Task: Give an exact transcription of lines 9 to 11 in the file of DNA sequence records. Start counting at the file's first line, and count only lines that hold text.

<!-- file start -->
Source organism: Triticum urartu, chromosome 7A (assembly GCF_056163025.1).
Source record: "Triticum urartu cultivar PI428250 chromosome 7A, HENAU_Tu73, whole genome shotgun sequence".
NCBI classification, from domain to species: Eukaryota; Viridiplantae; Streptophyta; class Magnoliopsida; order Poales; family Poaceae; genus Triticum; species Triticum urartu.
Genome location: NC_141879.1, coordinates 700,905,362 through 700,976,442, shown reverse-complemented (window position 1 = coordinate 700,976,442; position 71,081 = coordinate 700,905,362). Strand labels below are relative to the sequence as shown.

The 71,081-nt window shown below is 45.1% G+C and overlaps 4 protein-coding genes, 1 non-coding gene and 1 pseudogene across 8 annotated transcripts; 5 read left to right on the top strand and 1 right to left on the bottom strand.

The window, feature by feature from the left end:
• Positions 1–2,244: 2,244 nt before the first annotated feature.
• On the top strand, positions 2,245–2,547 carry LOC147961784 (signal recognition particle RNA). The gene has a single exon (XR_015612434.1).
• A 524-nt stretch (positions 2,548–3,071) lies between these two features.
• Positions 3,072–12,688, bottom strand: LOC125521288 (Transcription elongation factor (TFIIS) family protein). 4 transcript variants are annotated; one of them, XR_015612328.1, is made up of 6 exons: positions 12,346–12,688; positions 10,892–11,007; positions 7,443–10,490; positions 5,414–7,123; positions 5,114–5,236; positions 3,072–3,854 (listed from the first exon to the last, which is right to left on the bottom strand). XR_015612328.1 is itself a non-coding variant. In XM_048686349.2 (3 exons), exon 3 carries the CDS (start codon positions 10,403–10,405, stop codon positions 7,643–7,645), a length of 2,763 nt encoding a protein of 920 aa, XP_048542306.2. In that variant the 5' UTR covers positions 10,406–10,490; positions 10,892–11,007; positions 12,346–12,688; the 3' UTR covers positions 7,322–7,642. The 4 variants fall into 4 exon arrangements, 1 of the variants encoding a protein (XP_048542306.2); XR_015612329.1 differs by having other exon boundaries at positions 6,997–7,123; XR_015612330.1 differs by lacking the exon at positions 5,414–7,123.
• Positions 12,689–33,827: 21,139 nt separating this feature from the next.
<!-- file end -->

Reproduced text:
• A 524-nt stretch (positions 2,548–3,071) lies between these two features.
• Positions 3,072–12,688, bottom strand: LOC125521288 (Transcription elongation factor (TFIIS) family protein). 4 transcript variants are annotated; one of them, XR_015612328.1, is made up of 6 exons: positions 12,346–12,688; positions 10,892–11,007; positions 7,443–10,490; positions 5,414–7,123; positions 5,114–5,236; positions 3,072–3,854 (listed from the first exon to the last, which is right to left on the bottom strand). XR_015612328.1 is itself a non-coding variant. In XM_048686349.2 (3 exons), exon 3 carries the CDS (start codon positions 10,403–10,405, stop codon positions 7,643–7,645), a length of 2,763 nt encoding a protein of 920 aa, XP_048542306.2. In that variant the 5' UTR covers positions 10,406–10,490; positions 10,892–11,007; positions 12,346–12,688; the 3' UTR covers positions 7,322–7,642. The 4 variants fall into 4 exon arrangements, 1 of the variants encoding a protein (XP_048542306.2); XR_015612329.1 differs by having other exon boundaries at positions 6,997–7,123; XR_015612330.1 differs by lacking the exon at positions 5,414–7,123.
• Positions 12,689–33,827: 21,139 nt separating this feature from the next.